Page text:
Uncle Sam is perhaps the most famous personification of America and its culture. But, is Uncle Sam a completely fictional character or partially historical caricature?
From the very beginning “Uncle Sam” was used as a direct reference to the United States government. During the outbreak of the War of 1812, in the city of Troy, New York, a government contractor, named Elbert Anderson, began purchasing large quantities of pork and beef for the U.S. Army. To be sure of the quality of the meat, a full inspection was conducted by the owner of the meat packer plant. The plant owner’s name? Samuel Wilson. You can probably guess where this is going. Every barrel going to the army was designated by two stamps, “E.A.” for Elbert Anderson and “U.S.” for the United States. That is, unless you ask one of the workmen. Unsure what “U.S.” could stand for, they believed it to be a reference for their boss who affectionately called Uncle Sam. The fusion of the United States government and the name Uncle Sam was sealed.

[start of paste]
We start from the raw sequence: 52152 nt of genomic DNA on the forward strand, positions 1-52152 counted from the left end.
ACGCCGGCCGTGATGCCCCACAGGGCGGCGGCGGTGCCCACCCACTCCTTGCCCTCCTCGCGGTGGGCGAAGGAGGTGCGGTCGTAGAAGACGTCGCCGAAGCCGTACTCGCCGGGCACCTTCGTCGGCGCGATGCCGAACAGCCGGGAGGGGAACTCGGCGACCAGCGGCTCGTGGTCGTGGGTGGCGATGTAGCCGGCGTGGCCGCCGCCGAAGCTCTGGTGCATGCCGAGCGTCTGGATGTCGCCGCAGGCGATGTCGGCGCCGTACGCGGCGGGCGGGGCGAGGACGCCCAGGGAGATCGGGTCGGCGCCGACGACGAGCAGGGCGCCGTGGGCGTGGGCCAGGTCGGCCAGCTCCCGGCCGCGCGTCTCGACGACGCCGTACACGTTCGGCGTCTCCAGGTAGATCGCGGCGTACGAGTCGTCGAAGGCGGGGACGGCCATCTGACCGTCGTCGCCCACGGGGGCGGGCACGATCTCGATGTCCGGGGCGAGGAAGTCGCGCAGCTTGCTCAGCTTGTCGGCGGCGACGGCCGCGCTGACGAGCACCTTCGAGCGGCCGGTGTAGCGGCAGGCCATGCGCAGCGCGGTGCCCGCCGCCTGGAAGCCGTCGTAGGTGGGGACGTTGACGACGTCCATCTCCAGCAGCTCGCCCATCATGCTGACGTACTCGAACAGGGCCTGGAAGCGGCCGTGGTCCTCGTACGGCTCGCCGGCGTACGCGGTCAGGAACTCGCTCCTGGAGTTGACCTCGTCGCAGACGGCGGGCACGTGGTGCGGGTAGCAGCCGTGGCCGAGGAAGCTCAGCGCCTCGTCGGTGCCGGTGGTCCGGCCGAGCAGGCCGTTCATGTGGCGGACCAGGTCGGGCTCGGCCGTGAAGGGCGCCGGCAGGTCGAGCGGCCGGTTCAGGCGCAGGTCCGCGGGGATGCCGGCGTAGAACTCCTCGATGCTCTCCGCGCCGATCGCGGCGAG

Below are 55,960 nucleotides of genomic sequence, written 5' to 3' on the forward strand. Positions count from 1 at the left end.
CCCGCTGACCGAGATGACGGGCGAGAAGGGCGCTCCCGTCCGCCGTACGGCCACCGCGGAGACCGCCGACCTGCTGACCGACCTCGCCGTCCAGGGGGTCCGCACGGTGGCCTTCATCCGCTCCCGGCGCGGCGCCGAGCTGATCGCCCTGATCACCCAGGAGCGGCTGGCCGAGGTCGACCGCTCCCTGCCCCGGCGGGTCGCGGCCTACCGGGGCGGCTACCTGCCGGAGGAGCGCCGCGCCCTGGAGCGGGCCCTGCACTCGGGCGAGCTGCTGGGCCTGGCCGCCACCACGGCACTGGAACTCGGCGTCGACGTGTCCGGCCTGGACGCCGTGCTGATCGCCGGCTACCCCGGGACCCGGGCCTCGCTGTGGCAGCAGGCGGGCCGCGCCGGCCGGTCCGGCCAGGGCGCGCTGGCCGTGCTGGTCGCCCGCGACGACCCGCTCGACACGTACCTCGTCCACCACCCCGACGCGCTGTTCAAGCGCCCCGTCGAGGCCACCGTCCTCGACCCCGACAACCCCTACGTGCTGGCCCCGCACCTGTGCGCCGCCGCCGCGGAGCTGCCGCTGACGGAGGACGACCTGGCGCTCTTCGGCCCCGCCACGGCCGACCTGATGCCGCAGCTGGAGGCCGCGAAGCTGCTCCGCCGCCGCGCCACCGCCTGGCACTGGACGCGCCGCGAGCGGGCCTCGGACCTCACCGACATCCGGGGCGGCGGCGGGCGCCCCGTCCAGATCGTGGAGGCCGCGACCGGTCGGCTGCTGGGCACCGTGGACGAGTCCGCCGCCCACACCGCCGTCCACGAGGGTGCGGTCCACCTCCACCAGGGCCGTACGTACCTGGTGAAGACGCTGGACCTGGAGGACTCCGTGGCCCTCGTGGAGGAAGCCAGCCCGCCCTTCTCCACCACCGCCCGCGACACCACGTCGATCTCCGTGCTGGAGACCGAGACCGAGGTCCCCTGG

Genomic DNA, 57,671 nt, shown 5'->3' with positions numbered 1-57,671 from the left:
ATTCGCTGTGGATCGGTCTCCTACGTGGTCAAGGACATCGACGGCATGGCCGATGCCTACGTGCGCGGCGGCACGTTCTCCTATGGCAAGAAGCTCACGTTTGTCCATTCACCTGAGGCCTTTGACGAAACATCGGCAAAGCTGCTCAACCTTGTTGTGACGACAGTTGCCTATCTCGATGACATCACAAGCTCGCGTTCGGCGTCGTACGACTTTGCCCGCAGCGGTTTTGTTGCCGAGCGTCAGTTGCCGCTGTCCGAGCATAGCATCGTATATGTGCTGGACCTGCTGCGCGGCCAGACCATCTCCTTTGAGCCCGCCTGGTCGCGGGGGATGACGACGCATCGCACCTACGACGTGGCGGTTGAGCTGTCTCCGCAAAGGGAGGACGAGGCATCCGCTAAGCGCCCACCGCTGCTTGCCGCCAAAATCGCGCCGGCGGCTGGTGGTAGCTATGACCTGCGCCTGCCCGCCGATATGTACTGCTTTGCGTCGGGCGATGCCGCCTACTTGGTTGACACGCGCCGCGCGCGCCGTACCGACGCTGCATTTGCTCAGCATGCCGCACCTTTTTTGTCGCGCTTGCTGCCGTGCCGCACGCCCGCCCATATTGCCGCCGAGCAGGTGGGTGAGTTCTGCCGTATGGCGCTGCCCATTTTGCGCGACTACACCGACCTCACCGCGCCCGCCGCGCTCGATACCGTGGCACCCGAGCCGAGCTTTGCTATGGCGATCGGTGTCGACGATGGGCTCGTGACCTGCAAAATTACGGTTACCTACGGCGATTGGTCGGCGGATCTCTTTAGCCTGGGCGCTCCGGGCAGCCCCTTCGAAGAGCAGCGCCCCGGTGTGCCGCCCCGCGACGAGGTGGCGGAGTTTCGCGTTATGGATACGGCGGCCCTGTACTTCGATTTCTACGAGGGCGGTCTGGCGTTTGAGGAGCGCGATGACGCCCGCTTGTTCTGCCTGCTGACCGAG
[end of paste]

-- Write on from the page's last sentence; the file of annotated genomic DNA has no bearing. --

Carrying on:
As for the imagery of Uncle Sam, the story is a little less arbitrary. As early as 1869, the classic figure of Uncle Sam was defined by Thomas Nast, the cartoonist who gave us the Republican elephant and the Democrat donkey. The detailed portrait of an aged gentleman with slender features, white hair, and the trademark goatee came from, quite literally, cartoonist James Montgomery Flagg. To save from the hastle of finding an appropriate model, Flagg made aged selfportrait and added the goatee and top hat. The resemblence can easily be seen in one of the most famous images in American history.